We know that oral health is closely linked to our overall health, and that oral health problems can lead to serious consequences. Sometimes, poor oral health can cause fatal complications. The risk of some serious complications can be worse if you have high blood pressure (hypertension). 

For example, you might be at higher risk for deadly brain infections caused by oral bacteria if you have high blood pressure. This makes it even more important that you take care of your oral health when you have high blood pressure. 

Mature woman leaning against a wall, smiling

The Blood-Brain Barrier

An infection in your brain or spine can quickly turn deadly. To try to stop this from happening, your body has a special defense structure that is supposed to keep viruses, bacteria, fungi, and other pathogens from entering the brain. 

The tight exits from blood vessels are supposed to admit only blood cells, nutrients, and certain other cells into the brain. Cells that are too large to fit through naturally might be recruited by special cells to permit them passage.

However, high blood pressure can damage the blood-brain barrier. Over time, the pressure from blood can wear down the blood-brain barrier. It becomes more porous, and it’s much easier for bacteria to slip across and attack the brain and spine. 

Oral Bacteria Spread Through Blood

One common source of bacteria that can cross the blood brain barrier is your mouth. Bacteria that live in our mouth can enter our blood through our gums. Whenever our gums experience injury, bacteria can enter our bloodstream. 

With healthy gums, injury is rare. It requires significant trauma. However, if you have gum disease, your gums are sensitive and can experience injury whenever you eat or even when you brush your teeth. This can cause bacterial levels in the blood to spike. When this happens, bacteria will run up against the blood brain barrier. If this barrier is weakened, bacteria will stream through and can infect the brain and spinal cord. 

Gum Disease and High Blood Pressure

What makes this situation even more difficult is that gum disease and high blood pressure are not unrelated. Research shows that people with moderate to severe gum disease are at a 22% higher risk for high blood pressure. Those with severe gum disease have a 49% higher risk of high blood pressure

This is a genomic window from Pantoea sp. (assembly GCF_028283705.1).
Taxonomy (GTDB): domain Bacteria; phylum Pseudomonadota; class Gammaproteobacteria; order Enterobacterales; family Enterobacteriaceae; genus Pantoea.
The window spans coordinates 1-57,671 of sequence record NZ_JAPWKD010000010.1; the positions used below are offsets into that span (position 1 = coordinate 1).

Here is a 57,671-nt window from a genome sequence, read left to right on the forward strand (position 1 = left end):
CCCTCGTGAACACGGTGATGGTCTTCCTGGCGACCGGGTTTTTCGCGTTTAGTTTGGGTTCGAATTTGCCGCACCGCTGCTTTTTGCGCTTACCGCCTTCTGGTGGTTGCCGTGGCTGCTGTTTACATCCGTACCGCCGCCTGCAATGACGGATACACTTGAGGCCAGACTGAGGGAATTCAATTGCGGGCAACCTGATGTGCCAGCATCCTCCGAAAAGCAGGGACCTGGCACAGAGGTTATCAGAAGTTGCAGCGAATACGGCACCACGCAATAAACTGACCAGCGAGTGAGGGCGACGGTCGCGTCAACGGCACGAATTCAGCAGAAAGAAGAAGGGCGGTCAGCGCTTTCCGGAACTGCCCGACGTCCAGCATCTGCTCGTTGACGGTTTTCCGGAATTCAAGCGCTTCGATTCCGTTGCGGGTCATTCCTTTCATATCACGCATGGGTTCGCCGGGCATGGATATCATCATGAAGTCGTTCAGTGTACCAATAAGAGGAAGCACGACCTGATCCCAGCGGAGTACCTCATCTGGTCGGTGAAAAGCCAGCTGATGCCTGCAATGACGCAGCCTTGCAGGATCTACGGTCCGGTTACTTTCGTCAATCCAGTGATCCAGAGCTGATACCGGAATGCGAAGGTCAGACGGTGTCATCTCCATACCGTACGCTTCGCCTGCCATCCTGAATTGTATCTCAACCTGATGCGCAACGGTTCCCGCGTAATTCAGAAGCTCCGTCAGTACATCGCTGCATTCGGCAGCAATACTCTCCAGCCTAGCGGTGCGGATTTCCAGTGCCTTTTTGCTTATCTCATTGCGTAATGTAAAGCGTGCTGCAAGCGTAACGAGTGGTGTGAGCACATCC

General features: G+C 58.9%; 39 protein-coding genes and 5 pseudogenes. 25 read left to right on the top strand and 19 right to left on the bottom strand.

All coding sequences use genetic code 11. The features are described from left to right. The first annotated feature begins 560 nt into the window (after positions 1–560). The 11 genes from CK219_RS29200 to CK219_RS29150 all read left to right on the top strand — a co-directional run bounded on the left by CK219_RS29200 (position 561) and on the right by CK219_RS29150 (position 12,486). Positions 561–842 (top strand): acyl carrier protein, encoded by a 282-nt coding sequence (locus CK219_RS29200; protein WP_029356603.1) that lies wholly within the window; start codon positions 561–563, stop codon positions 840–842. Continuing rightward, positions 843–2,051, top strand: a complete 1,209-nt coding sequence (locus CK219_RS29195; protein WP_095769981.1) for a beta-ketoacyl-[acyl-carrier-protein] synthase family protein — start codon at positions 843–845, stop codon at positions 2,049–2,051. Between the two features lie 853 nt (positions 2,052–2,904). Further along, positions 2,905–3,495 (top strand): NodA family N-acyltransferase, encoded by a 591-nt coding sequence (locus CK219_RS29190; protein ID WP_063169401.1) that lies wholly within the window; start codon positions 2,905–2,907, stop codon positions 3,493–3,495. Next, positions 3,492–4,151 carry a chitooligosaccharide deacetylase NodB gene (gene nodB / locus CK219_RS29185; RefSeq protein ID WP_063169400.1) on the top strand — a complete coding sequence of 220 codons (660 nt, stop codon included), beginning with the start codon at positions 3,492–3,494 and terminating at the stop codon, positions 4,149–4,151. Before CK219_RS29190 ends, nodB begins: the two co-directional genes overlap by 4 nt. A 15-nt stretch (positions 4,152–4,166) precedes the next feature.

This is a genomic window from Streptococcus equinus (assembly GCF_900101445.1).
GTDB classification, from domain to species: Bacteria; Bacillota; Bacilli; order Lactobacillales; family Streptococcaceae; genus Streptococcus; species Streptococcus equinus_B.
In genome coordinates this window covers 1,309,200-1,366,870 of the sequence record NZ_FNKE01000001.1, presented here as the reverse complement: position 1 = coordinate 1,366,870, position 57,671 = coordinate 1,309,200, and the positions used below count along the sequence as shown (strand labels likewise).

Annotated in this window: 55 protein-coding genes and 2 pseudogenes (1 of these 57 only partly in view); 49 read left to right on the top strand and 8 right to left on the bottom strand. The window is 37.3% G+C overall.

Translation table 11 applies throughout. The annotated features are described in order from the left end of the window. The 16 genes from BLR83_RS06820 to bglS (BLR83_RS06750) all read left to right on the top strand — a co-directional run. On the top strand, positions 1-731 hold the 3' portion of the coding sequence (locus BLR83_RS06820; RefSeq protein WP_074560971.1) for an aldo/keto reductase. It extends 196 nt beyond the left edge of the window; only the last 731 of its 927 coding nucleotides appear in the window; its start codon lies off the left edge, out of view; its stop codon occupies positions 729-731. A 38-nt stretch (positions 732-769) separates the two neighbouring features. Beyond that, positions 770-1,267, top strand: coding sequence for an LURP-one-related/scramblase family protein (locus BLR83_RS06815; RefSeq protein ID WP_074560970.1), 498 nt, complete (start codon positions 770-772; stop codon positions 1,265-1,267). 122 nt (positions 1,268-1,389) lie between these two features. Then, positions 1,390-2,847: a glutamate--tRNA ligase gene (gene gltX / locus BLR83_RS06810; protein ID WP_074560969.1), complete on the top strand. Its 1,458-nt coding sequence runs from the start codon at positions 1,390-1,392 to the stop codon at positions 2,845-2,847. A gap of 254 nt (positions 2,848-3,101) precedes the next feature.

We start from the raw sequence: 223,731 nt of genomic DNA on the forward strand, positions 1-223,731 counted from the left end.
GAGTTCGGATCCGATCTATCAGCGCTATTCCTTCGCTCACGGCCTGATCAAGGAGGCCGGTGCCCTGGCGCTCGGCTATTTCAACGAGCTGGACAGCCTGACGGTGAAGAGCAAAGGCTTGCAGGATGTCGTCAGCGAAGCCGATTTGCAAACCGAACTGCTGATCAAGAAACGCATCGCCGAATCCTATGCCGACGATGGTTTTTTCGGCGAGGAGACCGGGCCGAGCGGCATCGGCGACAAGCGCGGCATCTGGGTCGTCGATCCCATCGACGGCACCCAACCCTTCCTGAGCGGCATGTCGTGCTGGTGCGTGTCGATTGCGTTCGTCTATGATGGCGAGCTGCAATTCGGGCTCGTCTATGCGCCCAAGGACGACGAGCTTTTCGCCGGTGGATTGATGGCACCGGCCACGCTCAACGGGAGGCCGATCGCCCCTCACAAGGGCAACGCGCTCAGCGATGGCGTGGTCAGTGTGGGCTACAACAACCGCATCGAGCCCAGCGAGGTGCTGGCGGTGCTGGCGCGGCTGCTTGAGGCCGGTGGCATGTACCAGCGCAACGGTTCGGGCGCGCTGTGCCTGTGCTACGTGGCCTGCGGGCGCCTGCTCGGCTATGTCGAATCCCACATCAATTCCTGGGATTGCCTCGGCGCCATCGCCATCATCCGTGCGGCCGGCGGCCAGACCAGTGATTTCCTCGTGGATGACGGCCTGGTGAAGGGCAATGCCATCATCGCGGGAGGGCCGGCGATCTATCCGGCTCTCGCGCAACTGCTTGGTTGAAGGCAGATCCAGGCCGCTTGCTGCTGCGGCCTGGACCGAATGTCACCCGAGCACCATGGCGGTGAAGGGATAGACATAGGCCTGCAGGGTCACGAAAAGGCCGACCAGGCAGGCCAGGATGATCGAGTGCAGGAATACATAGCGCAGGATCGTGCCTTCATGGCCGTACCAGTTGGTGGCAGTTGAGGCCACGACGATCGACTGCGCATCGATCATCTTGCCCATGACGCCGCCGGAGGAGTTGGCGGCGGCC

In other words, gum disease can lead to high blood pressure, which damages your blood brain barrier. Then, when oral bacteria enter your bloodstream, they can more easily penetrate your brain. 

Once inside your brain, infections by oral bacteria can be hard to identify, which delays treatment. Although new technology might speed identification of these types of infection, it might still not be fast enough for lifesaving treatment

Treat Gum Disease to Preserve Your Health

This combination of effects means that it’s very important to keep your teeth and gums healthy. Treating gum disease and cavities can reduce the amount of bacteria that surge into your blood. Plus, some evidence suggests that gum disease treatment can even help lower your blood pressure, as well as protect you from other heart conditions. This could help you avoid serious brain infections and deadly cardiovascular problems. 

If you are overdue for a preventive treatment or are seeing symptoms of gum disease, you should schedule treatment at your first opportunity. Please call (702) 873-0324 today for an appointment at the office of Las Vegas dentist Dr. James B. Polley.